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FOR THE BIRDS

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Jun 11, 2020

Turns out an extended number of the bird family are more than happy to take a perch, or hover over your boat as though it had a flashing neon restroom sign on it.

When it comes to outwitting them, the birdbrain tends to belong to the humans.

The results, like the birds, were large and varied.

Unfortunately what seemed to work great for one boater had little effect for another, but clearly birds were a big problem.

West Marine sells 13 different items ranging from tape that starts at $5, to bird-repelling spikes ($20+), to a multi-speaker system that emits prerecorded distress calls of geese and runs on a loop every 10 minutes, for $150.

Here are some do-it-yourself ideas:

  • Stop feeding the birds. It might seem obvious but when you throw seagulls or other birds bread near your boat, they'll keep coming back.
  • Plastic owls work great for some, but problems include the owl blowing away or the birds getting used to it and coming back. One reader wrote that hanging an owl from the spreader, so it moved slightly, made it more effective.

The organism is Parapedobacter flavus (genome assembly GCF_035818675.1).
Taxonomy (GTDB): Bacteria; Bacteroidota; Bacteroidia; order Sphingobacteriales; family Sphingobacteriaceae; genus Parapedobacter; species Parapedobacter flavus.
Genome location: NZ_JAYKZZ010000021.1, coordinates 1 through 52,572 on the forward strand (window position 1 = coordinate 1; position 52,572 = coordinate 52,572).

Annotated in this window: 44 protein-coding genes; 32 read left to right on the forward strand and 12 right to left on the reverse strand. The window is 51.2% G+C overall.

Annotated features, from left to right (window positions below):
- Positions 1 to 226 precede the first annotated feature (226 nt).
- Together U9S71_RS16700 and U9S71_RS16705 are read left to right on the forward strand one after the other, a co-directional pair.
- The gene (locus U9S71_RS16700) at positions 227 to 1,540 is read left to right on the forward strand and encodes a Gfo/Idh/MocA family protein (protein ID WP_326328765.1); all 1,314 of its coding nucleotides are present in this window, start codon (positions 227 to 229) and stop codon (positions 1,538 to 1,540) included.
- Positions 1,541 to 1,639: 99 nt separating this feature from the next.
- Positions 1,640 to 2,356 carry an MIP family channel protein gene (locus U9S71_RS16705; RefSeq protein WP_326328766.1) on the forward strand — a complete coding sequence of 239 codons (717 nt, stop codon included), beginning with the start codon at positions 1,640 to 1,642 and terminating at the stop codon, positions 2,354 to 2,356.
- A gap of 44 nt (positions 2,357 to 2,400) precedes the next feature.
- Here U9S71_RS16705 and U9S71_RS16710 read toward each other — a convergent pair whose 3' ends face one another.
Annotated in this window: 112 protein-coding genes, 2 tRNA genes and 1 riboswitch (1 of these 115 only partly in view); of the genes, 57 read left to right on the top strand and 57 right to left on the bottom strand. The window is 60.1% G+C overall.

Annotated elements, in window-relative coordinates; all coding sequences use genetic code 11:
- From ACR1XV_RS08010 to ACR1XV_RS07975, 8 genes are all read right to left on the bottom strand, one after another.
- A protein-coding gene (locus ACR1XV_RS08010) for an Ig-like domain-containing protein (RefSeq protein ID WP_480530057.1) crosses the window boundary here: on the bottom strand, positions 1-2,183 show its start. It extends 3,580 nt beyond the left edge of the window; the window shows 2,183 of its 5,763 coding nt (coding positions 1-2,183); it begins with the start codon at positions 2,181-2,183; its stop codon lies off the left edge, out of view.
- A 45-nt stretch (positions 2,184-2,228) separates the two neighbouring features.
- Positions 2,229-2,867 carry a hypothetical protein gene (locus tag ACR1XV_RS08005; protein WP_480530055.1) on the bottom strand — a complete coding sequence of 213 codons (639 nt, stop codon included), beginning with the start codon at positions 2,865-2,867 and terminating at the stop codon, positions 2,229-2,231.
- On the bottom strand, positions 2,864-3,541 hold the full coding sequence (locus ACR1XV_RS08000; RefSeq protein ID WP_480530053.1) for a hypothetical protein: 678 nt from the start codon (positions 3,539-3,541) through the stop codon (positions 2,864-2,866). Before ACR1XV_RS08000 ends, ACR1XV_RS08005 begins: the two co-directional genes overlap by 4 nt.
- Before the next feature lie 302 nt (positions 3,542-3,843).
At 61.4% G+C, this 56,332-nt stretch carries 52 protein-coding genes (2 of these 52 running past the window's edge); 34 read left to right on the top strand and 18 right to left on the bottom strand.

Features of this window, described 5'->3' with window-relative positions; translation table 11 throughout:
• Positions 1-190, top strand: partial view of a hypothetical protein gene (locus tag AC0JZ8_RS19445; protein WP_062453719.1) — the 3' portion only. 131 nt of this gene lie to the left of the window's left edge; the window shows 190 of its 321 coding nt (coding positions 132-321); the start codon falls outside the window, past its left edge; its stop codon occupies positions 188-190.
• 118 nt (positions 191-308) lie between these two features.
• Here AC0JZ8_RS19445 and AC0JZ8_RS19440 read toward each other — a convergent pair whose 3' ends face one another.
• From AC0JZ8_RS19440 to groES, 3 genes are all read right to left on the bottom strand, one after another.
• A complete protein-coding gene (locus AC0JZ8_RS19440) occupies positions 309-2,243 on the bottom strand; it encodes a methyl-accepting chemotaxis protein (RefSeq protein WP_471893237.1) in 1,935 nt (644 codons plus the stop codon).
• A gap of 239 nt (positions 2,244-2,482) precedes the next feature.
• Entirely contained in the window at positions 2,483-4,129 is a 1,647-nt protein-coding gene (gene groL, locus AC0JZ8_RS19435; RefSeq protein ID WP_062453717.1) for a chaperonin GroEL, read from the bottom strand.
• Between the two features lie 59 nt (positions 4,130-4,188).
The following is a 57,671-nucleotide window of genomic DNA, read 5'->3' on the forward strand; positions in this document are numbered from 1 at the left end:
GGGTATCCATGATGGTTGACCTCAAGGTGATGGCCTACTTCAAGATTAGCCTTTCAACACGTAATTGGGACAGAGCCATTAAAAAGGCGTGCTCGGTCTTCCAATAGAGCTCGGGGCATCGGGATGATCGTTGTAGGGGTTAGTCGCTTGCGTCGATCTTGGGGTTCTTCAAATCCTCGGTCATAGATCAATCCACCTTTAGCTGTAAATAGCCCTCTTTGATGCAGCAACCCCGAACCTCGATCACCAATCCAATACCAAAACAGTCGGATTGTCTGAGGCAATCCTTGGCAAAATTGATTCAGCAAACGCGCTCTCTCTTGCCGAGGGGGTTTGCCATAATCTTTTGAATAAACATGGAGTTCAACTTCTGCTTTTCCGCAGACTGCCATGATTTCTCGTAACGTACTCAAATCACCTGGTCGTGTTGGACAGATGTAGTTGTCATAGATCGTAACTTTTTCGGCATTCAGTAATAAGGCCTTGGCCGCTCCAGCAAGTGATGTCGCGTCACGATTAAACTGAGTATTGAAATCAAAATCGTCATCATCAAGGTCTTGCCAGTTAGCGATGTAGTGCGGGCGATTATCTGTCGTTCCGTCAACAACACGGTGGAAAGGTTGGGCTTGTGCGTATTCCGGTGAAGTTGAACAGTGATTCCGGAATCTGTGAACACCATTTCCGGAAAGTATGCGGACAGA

• Cormorants tend to like being high up (sorry, sail boaters) so one reader found covering the top of the mast with tacks stuck through sail repair tape did the trick. Before you say that's cruel, our reader pointed out it was no different from a thorny branch.
  • Stringing monofilament line on favorite boat perches has worked well for many. Just don't tangle yourself up in it, and don't let it fall overboard. Recycle if you can, and otherwise, dispose of it in covered receptacles.
  • Pinwheels, multicolored flags, and shiny string or ribbon festooned around the boat is another good tip to try.
  • Large wind-driven "rotors" work well, as do bird "spiders." They're easy to put on the hardtop, bow, or back deck, and easy to stow when it's time to use the boat.
  • A large feather duster (preferably ostrich) stuck in a box on the deck allegedly worked for one reader.
  • Got trouble with birds of the webbed feet variety? Hot sauce diluted in water on the final wash down where your unwanted guests like to walk is said to keep them off the boat. No word on whether it'll repel the visitors you want onboard, too.